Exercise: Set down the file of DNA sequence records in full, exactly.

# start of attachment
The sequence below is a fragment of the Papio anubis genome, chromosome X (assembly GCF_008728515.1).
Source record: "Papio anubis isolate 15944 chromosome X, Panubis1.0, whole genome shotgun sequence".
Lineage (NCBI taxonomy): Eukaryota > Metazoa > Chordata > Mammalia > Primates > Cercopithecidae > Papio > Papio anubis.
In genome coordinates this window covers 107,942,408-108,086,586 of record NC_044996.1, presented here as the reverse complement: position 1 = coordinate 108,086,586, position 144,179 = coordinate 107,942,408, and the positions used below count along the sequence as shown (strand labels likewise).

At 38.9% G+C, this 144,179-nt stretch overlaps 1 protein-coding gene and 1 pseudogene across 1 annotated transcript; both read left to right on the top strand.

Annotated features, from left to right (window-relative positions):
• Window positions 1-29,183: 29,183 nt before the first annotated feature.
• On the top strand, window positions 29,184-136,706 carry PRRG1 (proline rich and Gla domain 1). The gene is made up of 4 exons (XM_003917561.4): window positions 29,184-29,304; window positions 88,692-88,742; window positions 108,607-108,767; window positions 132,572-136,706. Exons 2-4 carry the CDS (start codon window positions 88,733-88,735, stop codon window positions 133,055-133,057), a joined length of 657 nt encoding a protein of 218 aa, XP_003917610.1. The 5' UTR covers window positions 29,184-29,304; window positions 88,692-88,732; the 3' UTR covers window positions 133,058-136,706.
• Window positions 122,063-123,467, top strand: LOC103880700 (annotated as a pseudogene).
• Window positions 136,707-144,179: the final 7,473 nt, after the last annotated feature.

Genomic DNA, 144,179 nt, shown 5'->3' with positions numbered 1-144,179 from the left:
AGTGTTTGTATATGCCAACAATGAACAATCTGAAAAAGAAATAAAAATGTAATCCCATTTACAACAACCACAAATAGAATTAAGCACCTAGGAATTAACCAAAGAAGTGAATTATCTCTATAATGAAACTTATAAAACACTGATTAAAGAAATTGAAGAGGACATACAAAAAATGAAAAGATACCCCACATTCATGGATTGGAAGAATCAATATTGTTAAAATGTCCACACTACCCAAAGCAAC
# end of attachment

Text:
The sequence below is a fragment of the Papio anubis genome, chromosome X (assembly GCF_008728515.1).
Source record: "Papio anubis isolate 15944 chromosome X, Panubis1.0, whole genome shotgun sequence".
Lineage (NCBI taxonomy): Eukaryota > Metazoa > Chordata > Mammalia > Primates > Cercopithecidae > Papio > Papio anubis.
In genome coordinates this window covers 107,942,408-108,086,586 of record NC_044996.1, presented here as the reverse complement: position 1 = coordinate 108,086,586, position 144,179 = coordinate 107,942,408, and the positions used below count along the sequence as shown (strand labels likewise).

At 38.9% G+C, this 144,179-nt stretch overlaps 1 protein-coding gene and 1 pseudogene across 1 annotated transcript; both read left to right on the top strand.

Annotated features, from left to right (window-relative positions):
• Window positions 1-29,183: 29,183 nt before the first annotated feature.
• On the top strand, window positions 29,184-136,706 carry PRRG1 (proline rich and Gla domain 1). The gene is made up of 4 exons (XM_003917561.4): window positions 29,184-29,304; window positions 88,692-88,742; window positions 108,607-108,767; window positions 132,572-136,706. Exons 2-4 carry the CDS (start codon window positions 88,733-88,735, stop codon window positions 133,055-133,057), a joined length of 657 nt encoding a protein of 218 aa, XP_003917610.1. The 5' UTR covers window positions 29,184-29,304; window positions 88,692-88,732; the 3' UTR covers window positions 133,058-136,706.
• Window positions 122,063-123,467, top strand: LOC103880700 (annotated as a pseudogene).
• Window positions 136,707-144,179: the final 7,473 nt, after the last annotated feature.

Genomic DNA, 144,179 nt, shown 5'->3' with positions numbered 1-144,179 from the left:
AGTGTTTGTATATGCCAACAATGAACAATCTGAAAAAGAAATAAAAATGTAATCCCATTTACAACAACCACAAATAGAATTAAGCACCTAGGAATTAACCAAAGAAGTGAATTATCTCTATAATGAAACTTATAAAACACTGATTAAAGAAATTGAAGAGGACATACAAAAAATGAAAAGATACCCCACATTCATGGATTGGAAGAATCAATATTGTTAAAATGTCCACACTACCCAAAGCAAC